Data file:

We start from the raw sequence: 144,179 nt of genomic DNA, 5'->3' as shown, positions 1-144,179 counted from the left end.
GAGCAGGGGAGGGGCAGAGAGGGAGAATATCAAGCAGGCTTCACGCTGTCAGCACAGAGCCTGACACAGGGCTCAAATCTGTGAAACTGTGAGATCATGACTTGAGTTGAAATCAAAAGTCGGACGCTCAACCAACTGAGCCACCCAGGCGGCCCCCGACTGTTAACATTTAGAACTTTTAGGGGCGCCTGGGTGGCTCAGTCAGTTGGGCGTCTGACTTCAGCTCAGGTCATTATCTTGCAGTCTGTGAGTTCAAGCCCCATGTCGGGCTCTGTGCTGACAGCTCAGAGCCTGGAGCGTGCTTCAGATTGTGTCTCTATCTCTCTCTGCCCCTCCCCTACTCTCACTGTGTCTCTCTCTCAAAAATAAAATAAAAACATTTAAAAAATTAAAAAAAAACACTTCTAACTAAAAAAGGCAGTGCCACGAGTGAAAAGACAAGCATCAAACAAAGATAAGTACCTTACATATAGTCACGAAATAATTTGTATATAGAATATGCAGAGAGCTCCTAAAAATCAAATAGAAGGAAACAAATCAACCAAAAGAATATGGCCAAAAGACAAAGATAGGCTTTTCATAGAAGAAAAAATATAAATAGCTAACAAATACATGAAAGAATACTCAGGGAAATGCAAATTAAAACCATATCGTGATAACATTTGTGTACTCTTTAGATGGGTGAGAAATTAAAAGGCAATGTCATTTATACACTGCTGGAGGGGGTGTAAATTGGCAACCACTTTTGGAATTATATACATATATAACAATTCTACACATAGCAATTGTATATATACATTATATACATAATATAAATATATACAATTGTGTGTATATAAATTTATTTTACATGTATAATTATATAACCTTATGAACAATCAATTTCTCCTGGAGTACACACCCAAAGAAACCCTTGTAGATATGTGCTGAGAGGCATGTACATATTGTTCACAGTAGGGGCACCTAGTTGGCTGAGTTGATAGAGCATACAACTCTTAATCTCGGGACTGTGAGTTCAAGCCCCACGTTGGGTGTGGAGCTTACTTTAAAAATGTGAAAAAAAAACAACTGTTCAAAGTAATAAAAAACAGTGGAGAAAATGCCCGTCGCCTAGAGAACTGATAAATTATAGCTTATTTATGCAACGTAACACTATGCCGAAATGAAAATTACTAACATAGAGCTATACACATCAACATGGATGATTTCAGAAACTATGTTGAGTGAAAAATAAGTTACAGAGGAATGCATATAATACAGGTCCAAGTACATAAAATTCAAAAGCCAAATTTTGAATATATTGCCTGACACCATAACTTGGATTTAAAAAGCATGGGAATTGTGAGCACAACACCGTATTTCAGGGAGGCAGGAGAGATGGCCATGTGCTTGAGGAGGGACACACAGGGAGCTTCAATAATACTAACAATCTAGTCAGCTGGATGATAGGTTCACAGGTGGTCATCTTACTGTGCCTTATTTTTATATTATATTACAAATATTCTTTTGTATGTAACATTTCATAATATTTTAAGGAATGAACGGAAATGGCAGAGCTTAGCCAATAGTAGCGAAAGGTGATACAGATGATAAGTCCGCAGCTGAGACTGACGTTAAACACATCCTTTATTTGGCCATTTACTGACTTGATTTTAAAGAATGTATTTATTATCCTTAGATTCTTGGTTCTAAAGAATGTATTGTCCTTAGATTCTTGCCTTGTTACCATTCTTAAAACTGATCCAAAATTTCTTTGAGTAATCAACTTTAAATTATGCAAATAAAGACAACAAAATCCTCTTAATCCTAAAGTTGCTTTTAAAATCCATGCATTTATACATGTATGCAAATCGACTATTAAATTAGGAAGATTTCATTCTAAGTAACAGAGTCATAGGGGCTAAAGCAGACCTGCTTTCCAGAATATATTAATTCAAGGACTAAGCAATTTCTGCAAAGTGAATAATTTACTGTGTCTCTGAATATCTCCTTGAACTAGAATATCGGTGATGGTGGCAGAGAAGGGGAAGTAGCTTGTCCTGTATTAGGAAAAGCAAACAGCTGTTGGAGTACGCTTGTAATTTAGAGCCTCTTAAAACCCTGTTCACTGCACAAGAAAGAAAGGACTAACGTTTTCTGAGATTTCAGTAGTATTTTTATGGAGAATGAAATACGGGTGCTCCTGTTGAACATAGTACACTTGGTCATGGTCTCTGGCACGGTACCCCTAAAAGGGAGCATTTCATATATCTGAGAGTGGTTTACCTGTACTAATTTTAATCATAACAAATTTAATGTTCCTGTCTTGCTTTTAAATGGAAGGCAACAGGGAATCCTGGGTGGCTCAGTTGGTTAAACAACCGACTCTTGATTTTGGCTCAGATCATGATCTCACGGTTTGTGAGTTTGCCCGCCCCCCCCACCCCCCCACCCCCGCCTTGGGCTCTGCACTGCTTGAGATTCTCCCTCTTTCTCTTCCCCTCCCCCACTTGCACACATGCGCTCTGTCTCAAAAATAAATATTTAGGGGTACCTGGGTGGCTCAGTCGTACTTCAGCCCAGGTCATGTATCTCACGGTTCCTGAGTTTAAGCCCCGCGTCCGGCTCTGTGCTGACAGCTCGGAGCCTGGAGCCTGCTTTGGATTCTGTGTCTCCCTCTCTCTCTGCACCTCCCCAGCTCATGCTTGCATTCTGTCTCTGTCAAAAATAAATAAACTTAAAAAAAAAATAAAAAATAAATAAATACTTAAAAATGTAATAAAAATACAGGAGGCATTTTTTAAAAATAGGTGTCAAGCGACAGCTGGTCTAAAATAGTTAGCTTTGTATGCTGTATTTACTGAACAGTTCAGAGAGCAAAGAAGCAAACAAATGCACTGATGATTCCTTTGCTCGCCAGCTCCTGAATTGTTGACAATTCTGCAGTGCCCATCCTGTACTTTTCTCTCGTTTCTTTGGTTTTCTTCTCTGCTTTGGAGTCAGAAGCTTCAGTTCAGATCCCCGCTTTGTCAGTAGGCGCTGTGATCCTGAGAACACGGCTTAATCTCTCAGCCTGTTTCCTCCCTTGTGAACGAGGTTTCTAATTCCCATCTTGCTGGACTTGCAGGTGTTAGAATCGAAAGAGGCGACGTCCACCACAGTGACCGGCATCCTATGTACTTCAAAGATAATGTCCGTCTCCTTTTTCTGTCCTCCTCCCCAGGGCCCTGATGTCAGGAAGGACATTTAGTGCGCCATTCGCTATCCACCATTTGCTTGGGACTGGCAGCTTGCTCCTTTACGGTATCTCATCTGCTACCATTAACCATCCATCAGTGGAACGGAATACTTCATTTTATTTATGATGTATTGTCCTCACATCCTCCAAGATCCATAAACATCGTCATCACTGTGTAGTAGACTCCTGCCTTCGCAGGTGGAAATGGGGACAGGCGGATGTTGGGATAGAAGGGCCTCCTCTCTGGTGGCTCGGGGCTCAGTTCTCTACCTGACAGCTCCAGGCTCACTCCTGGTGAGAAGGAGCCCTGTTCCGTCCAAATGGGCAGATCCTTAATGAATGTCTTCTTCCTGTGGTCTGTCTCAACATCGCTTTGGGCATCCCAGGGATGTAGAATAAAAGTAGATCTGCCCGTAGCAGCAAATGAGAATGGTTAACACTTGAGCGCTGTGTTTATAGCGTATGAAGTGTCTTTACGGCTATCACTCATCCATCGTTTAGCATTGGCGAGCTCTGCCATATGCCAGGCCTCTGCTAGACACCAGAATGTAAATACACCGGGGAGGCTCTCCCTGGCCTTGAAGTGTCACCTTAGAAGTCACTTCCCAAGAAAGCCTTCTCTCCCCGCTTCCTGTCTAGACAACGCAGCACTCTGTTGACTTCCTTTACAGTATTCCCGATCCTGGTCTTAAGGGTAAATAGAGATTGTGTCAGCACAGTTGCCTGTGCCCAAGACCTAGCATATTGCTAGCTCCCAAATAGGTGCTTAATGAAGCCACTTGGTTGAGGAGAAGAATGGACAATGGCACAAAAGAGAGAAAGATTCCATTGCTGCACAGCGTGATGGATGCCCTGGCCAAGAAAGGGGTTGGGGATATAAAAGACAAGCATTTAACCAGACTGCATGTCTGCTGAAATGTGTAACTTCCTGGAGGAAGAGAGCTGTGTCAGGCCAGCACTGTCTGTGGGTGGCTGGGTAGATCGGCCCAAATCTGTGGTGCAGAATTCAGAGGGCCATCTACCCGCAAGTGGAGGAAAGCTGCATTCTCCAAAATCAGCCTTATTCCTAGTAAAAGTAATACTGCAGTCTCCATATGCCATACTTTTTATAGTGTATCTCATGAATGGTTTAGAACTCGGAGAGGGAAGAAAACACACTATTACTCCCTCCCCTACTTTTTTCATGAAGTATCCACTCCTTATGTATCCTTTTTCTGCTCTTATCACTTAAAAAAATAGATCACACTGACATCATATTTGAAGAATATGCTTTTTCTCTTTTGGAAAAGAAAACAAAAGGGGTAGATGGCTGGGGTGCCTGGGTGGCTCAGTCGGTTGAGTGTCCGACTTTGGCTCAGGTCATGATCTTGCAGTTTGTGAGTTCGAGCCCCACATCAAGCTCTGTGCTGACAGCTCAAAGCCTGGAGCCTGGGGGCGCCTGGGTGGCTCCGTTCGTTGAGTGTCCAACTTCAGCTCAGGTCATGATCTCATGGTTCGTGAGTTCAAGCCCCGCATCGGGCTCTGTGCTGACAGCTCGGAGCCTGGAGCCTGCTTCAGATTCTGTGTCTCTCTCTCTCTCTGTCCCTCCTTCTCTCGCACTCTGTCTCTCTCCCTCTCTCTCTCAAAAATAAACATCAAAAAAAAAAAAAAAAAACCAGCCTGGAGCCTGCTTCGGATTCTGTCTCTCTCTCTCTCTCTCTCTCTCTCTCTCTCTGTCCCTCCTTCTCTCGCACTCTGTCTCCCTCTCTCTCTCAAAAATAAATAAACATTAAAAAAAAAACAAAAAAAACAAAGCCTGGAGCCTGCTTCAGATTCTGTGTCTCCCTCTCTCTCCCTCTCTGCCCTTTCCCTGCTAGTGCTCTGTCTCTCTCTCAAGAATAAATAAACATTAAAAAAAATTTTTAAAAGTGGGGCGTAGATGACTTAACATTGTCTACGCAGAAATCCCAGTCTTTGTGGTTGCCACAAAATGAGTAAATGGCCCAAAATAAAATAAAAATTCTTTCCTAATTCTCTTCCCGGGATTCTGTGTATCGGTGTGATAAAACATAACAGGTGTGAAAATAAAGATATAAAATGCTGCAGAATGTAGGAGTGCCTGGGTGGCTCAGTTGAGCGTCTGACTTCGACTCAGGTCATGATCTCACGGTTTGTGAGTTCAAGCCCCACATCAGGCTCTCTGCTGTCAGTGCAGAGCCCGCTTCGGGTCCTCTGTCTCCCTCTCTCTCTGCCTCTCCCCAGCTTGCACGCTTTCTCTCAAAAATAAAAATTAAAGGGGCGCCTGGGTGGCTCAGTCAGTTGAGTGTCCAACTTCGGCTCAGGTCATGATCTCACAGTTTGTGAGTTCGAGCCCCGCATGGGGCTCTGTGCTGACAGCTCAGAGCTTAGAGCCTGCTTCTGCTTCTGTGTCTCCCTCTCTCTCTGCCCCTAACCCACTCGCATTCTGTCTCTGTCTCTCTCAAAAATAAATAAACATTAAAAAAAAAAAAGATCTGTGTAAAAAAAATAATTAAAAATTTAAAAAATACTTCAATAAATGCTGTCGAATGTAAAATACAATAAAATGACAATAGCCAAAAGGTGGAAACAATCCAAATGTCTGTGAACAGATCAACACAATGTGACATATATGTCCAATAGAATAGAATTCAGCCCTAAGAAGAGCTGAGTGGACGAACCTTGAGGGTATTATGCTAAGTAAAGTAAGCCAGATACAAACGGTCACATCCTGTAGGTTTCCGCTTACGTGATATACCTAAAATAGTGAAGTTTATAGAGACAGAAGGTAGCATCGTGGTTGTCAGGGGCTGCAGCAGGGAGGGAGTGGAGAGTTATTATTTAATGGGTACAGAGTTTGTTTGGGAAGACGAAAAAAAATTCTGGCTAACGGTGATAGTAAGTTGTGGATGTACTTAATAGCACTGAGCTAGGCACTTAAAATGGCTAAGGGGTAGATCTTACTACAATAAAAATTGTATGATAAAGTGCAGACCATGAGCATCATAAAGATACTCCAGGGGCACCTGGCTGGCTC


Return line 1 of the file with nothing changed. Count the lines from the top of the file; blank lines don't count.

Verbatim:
We start from the raw sequence: 144,179 nt of genomic DNA, 5'->3' as shown, positions 1-144,179 counted from the left end.